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How Elixir became a mature language in less than 10 years

Elixir has no plans for v2.0

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How Elixir became a mature language in less than 10 years

José Valim, the creator of the Elixir language, mentioned that they had completed the last scheduled feature in Elixir v1.9.

“Releases was the last planned feature for Elixir. We don’t have any major user-facing feature in the works nor planned.”

- José Valim 1

In this post, I’m going to talk about how a language that began development in 2011 could declare, less than a decade later, that there were no more features left to be built.

Age of Languages

First, let’s compare by looking at the ages of other languages. When were the languages we know today created?

  • C++: 1985
  • Python: 1991
  • Java: 1995
  • Javascript: 1995
  • Ruby: 1995

All of them are over 25 years old, yet they continue to release major versions and introduce new features. This underscores just how young Elixir is in comparison.

There are two main reasons why Elixir has become a mature language so quickly.

Elixir leverages Erlang

Elixir is based on Erlang, which was created in 1986.

Because Erlang is a battle-tested language2 that has been proven over decades at Ericsson, boasting features such as concurrent, distributed, and fault-tolerant, Elixir was able to bypass much of the trial and error and rapidly achieve maturity.

For example, “String handling in Elixir is the result of a long evolutionary process in the underlying Erlang environment.”[3]

It also benefit from the ever-improving Erlang runtime and VM.

Elixir has a minimal set of axioms

According to Keywords, Elixir has only 15 reserved words4, the the fewest among the languages surveyed.

With Java 17 having 67 and Python 3 having 38, it’s evident that Elixir is comprised of a significantly smaller number of reserved words.

A smaller number of reserved words is one indicator of a language’s simplicity. Paul Graham remarks on this in his book, ‘Hackers & Painters’:

Any programming language can be divided into two parts: some set of fundamental operators that play the role of axioms, and the rest of the language, which could in principle be written in terms of these fundamental operators. I think the fundamental operators are the most important factor in a language’s long term survival. The rest you can change. … It’s important not just that the axioms be well chosen, but that there be few of them. … I have a hunch that the main branches of the evolutionary tree pass through the languages that have the smallest, cleanest cores. The more of a language you can write in itself, the better.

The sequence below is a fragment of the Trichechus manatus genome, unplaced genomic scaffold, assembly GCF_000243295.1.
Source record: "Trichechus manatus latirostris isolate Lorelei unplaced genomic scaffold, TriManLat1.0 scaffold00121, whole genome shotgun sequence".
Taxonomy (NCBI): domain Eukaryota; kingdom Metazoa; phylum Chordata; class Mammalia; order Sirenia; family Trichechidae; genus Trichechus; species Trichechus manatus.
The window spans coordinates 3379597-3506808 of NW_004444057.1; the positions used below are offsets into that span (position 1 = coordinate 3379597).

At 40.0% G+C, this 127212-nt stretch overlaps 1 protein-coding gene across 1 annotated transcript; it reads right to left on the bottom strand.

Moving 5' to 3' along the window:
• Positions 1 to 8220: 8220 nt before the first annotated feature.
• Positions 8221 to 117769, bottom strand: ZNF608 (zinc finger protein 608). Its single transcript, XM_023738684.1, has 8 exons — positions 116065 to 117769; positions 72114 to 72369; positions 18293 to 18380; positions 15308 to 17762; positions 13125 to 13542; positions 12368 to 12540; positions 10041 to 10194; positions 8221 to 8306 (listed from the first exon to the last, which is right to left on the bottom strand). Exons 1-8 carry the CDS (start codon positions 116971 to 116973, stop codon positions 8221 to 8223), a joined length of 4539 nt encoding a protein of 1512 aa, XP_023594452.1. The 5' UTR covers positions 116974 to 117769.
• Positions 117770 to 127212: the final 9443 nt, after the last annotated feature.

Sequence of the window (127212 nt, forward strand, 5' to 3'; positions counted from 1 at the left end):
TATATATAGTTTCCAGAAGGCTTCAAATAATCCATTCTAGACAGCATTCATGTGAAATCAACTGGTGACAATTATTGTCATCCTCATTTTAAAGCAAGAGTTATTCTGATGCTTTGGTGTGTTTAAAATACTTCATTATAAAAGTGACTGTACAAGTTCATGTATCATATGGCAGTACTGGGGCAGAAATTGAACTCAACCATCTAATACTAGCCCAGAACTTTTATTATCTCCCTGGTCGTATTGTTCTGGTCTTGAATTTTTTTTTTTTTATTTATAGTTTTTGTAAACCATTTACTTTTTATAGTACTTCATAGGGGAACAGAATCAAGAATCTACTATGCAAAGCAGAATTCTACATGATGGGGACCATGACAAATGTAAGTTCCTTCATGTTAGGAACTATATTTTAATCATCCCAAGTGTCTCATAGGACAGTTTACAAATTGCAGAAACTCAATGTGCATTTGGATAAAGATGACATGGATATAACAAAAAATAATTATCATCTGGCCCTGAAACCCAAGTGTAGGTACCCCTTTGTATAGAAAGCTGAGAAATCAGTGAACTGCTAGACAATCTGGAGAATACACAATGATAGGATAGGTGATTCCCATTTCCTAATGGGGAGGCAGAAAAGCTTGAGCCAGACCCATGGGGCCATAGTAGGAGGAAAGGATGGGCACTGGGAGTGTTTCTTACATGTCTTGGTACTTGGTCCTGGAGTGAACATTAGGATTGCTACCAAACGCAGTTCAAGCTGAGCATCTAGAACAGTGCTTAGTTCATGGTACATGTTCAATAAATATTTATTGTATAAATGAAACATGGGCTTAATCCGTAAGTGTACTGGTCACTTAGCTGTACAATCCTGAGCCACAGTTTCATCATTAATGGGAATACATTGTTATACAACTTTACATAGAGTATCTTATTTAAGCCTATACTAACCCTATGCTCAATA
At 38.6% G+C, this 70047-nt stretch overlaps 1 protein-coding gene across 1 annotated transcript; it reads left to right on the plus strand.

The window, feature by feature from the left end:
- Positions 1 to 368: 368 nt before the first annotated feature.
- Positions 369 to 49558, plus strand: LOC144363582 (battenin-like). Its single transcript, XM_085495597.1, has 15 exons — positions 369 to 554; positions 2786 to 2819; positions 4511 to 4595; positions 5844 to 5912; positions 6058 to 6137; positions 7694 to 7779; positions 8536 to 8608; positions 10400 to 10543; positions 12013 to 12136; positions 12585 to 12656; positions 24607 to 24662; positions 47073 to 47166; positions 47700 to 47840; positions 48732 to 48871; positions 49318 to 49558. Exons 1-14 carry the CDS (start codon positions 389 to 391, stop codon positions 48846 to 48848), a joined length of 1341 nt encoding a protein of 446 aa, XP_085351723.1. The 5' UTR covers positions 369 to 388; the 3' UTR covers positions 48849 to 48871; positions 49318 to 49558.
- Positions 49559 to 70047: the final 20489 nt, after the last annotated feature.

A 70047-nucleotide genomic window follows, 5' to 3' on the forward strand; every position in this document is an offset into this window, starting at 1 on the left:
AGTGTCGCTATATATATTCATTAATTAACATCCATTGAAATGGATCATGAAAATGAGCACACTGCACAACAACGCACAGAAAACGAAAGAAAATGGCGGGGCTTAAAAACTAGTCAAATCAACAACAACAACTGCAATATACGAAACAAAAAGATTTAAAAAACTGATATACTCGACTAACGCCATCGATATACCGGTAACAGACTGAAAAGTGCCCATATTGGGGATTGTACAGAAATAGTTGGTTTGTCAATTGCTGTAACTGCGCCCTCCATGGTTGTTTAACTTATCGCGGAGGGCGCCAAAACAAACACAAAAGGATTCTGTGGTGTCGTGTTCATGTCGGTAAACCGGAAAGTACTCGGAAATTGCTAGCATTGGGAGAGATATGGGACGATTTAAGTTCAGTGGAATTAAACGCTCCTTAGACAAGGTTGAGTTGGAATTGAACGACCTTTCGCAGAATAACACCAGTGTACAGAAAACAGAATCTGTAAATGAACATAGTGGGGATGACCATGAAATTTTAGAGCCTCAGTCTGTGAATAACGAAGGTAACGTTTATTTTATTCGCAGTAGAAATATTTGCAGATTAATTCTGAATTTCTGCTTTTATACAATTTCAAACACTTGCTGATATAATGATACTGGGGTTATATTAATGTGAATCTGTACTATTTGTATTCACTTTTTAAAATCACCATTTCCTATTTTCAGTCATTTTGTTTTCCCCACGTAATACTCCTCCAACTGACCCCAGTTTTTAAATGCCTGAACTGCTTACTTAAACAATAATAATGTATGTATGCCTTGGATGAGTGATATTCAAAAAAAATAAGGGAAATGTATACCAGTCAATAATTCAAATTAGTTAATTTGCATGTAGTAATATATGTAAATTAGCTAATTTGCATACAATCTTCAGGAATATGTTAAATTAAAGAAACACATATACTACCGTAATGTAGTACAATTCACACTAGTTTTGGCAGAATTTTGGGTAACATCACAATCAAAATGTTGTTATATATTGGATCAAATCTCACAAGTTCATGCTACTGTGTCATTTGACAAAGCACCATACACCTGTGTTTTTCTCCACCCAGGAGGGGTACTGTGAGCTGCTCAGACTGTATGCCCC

- <Hackers & Painters> - 11. The Hundred-Year Language

Elixir is a language constructed with a very minimal set of axioms. For instance, even the def keyword, which is used to declare functions, is not a reserved word, allowing programmers to modify it. To put it in JavaScript terms, it’s like being able to change the function keyword.

defmodule MyModule do
  def add(a, b) do
    a + b

Such a limited set of axioms leads to exceptional extensibility. Thus, unlike in other languages where many things aren’t supported natively and have to be foregone, in Elixir, there are many cases where programmers can implement and address what they want directly.
This is because, Elixir has focused on Stability and Extensibility.5

Conversely, this means that Elixir requires far fewer changes at the language level to introduce new features compared to other languages.

Due to these characteristics, Elixir became a mature language in less than a decade, feeling complete with no further essentials to add. Based on this foundation, there are indeed vibrant activities unfolding in enhancing developer experience, ecosystem growth, and expansion into fields like Machine Learning and Data Science.

For instance, it’s said that the k-means algorithm ported with Elixir’s Nx demonstrated results more than 4 times faster than Python’s sklearn.6

Isn’t it intriguing that a language can be anticipated to progress even without its own evolution?

[3]: <Programming Elixir 1.6> p.132